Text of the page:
Another example is a passenger screening system that positions a QR sensor in a floor of the passenger screening system and flanks the QR sensor with three vertical, electrically conductive walls that are joined together and attached to the floor of the passenger screening system. The three vertical, electrically conductive walls include two electrically conductive and opposing side walls and one electrically conductive end wall. A channel formed by the space between the opposing side walls extends from an open end of the passenger screening system to the end wall that forms the opposite end of the passenger screening system so that a person can enter and exit the passenger screening system only from the open end of the channel. The passenger screening system also includes a metal detection sensor having two metal detector conductive traces—a first metal detector conductive trace positioned on one of the opposing side walls; and a second metal detector conductive trace positioned on the other of the opposing side walls.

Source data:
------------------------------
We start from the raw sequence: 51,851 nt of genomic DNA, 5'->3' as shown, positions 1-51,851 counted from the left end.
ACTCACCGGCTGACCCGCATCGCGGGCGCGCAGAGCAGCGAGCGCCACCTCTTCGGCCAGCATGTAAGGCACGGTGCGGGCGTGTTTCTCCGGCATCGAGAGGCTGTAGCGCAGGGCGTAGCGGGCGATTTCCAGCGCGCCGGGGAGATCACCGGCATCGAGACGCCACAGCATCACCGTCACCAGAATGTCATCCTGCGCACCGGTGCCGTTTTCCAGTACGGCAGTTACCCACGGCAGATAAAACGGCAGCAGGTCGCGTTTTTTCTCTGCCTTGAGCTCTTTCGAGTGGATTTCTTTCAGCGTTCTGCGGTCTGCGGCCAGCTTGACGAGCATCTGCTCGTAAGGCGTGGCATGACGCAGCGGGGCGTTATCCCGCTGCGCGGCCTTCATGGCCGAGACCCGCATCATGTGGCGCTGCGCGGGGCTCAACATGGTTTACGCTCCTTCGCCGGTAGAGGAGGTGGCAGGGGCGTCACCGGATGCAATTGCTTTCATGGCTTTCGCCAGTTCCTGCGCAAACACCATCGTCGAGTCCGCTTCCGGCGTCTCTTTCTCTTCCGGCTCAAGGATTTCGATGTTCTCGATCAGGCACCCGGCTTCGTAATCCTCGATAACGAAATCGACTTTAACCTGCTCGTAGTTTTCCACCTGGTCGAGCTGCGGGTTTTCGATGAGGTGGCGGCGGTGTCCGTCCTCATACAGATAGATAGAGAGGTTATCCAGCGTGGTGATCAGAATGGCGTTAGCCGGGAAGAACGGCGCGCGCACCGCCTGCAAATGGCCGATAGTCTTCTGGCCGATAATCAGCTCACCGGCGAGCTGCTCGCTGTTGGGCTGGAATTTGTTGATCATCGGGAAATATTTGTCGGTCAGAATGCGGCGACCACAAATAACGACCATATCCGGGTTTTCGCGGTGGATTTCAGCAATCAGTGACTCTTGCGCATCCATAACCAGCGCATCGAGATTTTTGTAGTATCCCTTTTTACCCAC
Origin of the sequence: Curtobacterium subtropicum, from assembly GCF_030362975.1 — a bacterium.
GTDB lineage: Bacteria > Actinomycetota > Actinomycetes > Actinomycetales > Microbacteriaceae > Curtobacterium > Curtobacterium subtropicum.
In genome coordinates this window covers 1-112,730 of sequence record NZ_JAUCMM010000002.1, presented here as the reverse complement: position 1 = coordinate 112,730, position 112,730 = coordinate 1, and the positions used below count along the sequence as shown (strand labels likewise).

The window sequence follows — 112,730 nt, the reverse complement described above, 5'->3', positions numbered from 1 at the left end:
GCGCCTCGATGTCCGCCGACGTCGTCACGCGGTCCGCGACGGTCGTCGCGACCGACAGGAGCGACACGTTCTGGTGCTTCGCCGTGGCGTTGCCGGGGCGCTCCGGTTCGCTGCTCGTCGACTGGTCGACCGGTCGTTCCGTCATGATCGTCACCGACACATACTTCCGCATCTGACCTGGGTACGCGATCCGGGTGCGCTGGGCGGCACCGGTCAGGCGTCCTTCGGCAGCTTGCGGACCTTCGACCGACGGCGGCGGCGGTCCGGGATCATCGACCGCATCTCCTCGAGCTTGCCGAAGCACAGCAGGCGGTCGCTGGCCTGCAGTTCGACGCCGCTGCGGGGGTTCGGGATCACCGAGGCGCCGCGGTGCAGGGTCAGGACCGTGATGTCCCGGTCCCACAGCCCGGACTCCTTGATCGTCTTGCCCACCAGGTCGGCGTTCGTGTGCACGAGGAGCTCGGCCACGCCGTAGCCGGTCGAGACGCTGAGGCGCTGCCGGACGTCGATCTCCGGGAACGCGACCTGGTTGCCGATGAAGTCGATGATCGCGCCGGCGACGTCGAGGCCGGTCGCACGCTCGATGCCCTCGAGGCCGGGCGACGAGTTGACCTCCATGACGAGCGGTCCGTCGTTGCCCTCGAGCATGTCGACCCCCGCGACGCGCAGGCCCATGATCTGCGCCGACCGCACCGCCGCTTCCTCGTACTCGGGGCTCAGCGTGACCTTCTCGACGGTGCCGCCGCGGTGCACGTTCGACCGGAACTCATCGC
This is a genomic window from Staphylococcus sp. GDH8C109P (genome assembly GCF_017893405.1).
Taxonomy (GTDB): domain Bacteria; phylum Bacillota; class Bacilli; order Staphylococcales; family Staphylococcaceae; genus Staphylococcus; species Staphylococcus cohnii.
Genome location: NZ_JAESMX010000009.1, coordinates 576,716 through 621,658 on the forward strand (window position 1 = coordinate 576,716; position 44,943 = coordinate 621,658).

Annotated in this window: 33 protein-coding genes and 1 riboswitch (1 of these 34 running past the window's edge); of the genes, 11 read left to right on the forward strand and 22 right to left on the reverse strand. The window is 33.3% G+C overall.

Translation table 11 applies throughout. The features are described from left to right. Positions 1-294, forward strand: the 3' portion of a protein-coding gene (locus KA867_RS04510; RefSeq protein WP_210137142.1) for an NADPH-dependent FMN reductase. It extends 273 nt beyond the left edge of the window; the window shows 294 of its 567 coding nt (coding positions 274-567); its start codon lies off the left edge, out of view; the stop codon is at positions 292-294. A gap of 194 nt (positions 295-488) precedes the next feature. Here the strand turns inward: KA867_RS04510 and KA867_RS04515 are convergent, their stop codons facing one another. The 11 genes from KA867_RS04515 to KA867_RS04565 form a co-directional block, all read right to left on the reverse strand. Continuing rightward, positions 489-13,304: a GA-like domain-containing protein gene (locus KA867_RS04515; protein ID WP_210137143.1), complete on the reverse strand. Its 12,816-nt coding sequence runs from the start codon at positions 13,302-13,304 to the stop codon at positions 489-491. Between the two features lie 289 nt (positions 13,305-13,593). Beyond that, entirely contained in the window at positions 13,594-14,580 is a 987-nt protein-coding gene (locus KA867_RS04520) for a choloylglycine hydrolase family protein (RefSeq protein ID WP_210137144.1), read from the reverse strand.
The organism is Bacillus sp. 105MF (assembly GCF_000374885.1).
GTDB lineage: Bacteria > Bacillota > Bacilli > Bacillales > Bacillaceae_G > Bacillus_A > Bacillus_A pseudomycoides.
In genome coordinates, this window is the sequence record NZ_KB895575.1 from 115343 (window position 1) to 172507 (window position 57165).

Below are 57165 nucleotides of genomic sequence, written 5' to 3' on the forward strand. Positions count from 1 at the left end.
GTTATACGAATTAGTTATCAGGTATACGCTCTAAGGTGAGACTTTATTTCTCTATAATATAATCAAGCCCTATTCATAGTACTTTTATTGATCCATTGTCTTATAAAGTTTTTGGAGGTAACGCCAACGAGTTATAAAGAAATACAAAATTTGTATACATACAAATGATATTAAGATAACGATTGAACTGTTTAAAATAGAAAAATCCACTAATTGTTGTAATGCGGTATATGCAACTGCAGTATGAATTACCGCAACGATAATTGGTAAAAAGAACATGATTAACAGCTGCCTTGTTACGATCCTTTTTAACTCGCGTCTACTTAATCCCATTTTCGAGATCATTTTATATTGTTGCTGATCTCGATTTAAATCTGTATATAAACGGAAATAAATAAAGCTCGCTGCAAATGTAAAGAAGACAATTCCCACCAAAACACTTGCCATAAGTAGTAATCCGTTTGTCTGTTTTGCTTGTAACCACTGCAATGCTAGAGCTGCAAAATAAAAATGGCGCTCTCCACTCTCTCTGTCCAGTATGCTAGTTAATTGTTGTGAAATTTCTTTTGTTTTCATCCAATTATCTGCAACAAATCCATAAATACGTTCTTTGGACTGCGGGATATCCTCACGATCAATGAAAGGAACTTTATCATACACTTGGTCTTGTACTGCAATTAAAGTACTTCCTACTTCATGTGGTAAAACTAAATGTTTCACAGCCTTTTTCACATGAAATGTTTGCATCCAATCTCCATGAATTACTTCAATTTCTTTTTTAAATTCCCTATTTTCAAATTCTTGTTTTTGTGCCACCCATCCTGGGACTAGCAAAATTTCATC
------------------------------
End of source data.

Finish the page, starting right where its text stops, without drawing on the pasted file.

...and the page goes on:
The metal detector conductive traces are configured to generate a uniform magnetic field when no metallic object or substance is present within the scanning area. Any metallic object or substance that is later positioned within the scanning area will disturb the otherwise balanced magnetic field generated by the metal detection conductive traces. This disturbance creates an electrical and/or magnetic imbalance between the metal detector conductive traces, which causes the passenger screening system to receive a signal indicating that a metallic object has been detected within the scanning area.

It would further be advantageous to provide an improved metal detector apparatus and method configured to detect weapons concealed proximate a person's shoes, and/or configured to detect weapons proximate the person's leg(s).

BRIEF DESCRIPTION OF THE INVENTION

The technology disclosed herein overcomes the disadvantages associated with the related art and meets the needs discussed above by providing an inspection system that, among other advantages and technical effects provides embodiments of a system and methods for detecting one or more weapons that are proximate a person's shoes and/or lower legs.